May 6, 2008

Test of Urchin

Here's two white sea urchins seen this morning at Changi. Are they the same species? Are they different? Can we tell just by looking at a living sea urchin?

How do scientists generally go about determining the identity of a sea urchin?

Positively identifying the species of a sea urchin generally involves looking at the small features of the test of a sea urchin.

What is a sea urchin test?

The test is the spherical skeleton of the sea urchin.
The test has tiny bumps on its. The spines articulate on these bumps somewhat like the ball and socket joint of your arm at your shoulder. The test also has tiny holes where the tube feet of the sea urchin emerged. As well as other features.Sea urchins have skin and tissues that keep the spines on the test when it's alive. When a sea urchin dies, the skin and tissues decay and the spines fall off. The above sea urchin probably just recently died as some of its spines are still attached.

So what's the big deal about the bumps and holes on a test?

People who study sea urchins generally base identification on the bumps and holes and other small features of the test and other parts of the test.

Here is the identification key for the genus Salmacis on the Echonoid Directory of the London Natural History Museum.Tiny features distinguish one genus from another genus of sea urchins. And even more features distinguish the different species within a genus.

Here is the full list of diagnostic features for the genus Salmacis listed on the Echinoid Directory of the London Natural History Museum.In general, to positively identify a sea urchin as Salmacis, more than one diagnostic feature is used. And more than one diagnostic feature is typically used to identify further to species within a genus.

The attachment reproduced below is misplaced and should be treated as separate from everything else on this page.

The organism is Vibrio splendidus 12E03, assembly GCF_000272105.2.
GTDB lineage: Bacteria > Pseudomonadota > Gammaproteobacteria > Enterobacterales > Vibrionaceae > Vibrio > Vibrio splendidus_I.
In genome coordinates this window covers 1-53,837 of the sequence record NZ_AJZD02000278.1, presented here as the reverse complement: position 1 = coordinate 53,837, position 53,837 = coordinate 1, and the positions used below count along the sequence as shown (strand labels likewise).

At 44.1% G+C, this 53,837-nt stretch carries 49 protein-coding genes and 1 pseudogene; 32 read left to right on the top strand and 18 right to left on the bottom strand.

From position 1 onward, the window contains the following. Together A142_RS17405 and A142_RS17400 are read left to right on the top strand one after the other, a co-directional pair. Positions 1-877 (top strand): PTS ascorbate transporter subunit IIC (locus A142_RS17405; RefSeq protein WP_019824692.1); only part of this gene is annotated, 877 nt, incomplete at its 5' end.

Here's more about the different parts of a sea urchin test from the Echinoid Directory of the London Natural History Museum.

Can we look at the bumps and holes on the test of a living sea urchin?

Compared to the test of dead sea urchin...It's certainly hard if not impossible to see the small features of the test on a living sea urchin with the spines still attached!The only way to be sure of a sea urchin's identity is to kill it, remove the spines and the tissues and look at the tiny features under a microscope.

Thus, field identification is generally tentative. Subject to detailed study of the specimen.

If we adopt a broader perspective, we realise that taxonomic distinctions can be refined or changed based on new findings and studies. There are not only variations within a population, but also geographical variations. This can be complicated by hybridisation. Other issues such as DNA may also provide different arguments for defining species.

"In science, all conclusions are provisional, subject to new evidence and better arguments".
Michael Shermer in Science Friction: Where the Known meets the Unknown

To the advance shore explorer, it's probably interesting to know more about how the different species might be identified and what these species might be. This is one reason why science is fascinating.

But, in my view, when introducing our marine life to ordinary people, it's meaningful enough to focus on general behaviour and the broad role of these interesting animals.


Mr Long Zhong Jiak said...

talk so much for what? most important question you never answer!

Can eat or not?!

CyN said...

You can try & let us know how Salmacis tastes, so we will all find out.

Additional interesting facts:
1) over 750 urchin species are inedible

2) sea urchins & humans shared a common ancestor

Thus probably explained why some humans are brainless...